There is a preference for conflict in both politics and the media. Several possibilities for agreement may never be discovered by public opinion. But at the same time, these conflicts are contained in the relationship between political position and opposition, and the plurality of stable party organisations. Through the styles and agenda-setting of journalism, conflicts are made public and stable. Politics and journalism do not simply attract conflict; they attract certain conflicts, clarify the issue, and order the opinions along axes of conflict. Long-term conflict-oriented themes structure politics and bring a certain foreseeability to it. This, in Luhmannian terms ‘selective variability’, provides legitimacy by allowing for criticism and protest under conditions that are acceptable for political stability. This improves the ability of politics to handle conflicts through binding decisions or individual innovative efforts on the part of political talents. We do not need a moral theory of politics to understand this.

Public opinion also, particularly with the help of journalism, applies schemas or scripts. It constitutes a common memory and consequently is a place for forgetting. The connection to democracy lies not in the construction of reasoned dialogues, but in making way for a controlled but open future ready for new distinctions and decisions with new limitations and possibilities. Public opinion points out politically relevant problems, open for new possibilities and solutions, and builds opinion. It encourages a culture of opposition, which enables the democratic and peaceful exchange between government and opposition. Public opinion never decides what opinions are true or just. It forms meanings that are temporary. Its critical questions hold validity only for a period of time before new questions take their place. This ability to constantly renew its critical potential reproduces topics and contributions to on-going debates. It relies, as does news journalism, on actuality, which constantly opens for new topics, views, problems and solutions.

From the point of view of sociology and media studies, the concept of public opinion refers to the constitution, circulation and fragmentation, in other words, the acceptance of topics (Luhmann 2007, 12–15). Topics are communication that refers to what are then accepted as problems and solutions in a relatively concentrated or fixed fashion. They substantiate and name social phenomena in order to attach opinions to them and otherwise communicate about them. And conversely, communication produces substantiation.

Topics or issues produce attention, expressions and publication, and temporary reproduction of themselves before they differentiate or evaporate. Opinion converges or diverges around topics according to the rhetorical and other forms of power applied by the individual and institutional participants, as well as by the technological features of the media. Issues and agendas are the structure of public communication and enable interaction, possibly a sense of solidarity.

With the Internet, the ability to construct topics from everyday problems and problems from the social periphery has rapidly increased. In contrast to the national mass media, no problem is too small to constitute an issue. With the Internet, the public opinion has approached the lifeworlds of ordinary individuals and their roles as patients, clients, consumers and students. From this communicative undergrowth of the Internet, the mass media may select and elaborate topics – from which politics in its turn makes its selections, in its ways. Conversely, political candidates apply mass media as well as the Internet to induce their issues and opinions as effectively as possible into public opinion.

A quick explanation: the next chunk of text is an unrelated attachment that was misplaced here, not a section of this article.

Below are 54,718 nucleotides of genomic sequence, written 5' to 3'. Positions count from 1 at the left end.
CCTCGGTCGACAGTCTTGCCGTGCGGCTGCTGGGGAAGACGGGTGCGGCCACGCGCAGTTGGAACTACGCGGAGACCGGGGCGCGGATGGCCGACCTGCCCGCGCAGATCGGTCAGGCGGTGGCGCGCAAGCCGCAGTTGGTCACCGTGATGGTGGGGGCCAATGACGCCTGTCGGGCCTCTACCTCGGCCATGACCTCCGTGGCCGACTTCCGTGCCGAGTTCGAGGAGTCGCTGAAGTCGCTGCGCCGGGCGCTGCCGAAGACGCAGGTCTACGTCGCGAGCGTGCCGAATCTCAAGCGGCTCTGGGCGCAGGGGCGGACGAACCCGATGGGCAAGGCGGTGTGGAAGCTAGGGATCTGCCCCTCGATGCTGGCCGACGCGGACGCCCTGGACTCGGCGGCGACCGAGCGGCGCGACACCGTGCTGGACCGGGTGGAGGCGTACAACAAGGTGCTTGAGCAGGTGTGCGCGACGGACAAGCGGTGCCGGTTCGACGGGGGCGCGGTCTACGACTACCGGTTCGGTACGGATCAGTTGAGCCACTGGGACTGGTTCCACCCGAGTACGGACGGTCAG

Circulations of topics are occasionally, particularly in accord with the theory of deliberative democracy, described as purification and moralisation of topics, leading to an increasingly decent reasoning. This is how the concept of the public sphere is put into action in order to solve the democratic paradox that Rousseau was the first to struggle with, the people that rules itself. Again, this is a misplaced attempt to minimise the difference between reality and Enlightenment ideas. It is to confuse politics with democracy. The point of topics is not to generate reason but to generate attention. There is no contradiction between communication and strategy.

Self-referentiality

Action-oriented approaches of both deliberative and contestation-oriented kinds may have problems in grasping the self-referentiality of public opinion. The contestation approach will tend to explain participation and communication in terms of action, personal ambition, will to power and motivation. Beyond the micro-level however, this approach tends to lose track of the complexity involved. The language of action and motivation, etc. needs to be supplemented by a focus on social structure; on selections of communication.

Less and less is politics able to provide necessary decisions by itself, and turns to the national or international legal system, or must consult public opinion in the search for political themes. With the emerging public opinion in the eighteenth century, politics achieved a greater degree of freedom to relate rationally to expectations in its political environment. As Luhmann formulates the current situation: ‘Politics must dance on the screen of political opinion’ (Luhmann 2013, 115). Politics turns to each citizen during general elections, but normally to public opinion. Public opinion is the replacement for the people, its functional substitute, for which politics arranges itself in a good manner. Politicians and their advisors observe how political issues are, and ought to be, observed by the public. Political rationality is the ability to account for aspects in the environment (Luhmann 2013, 136).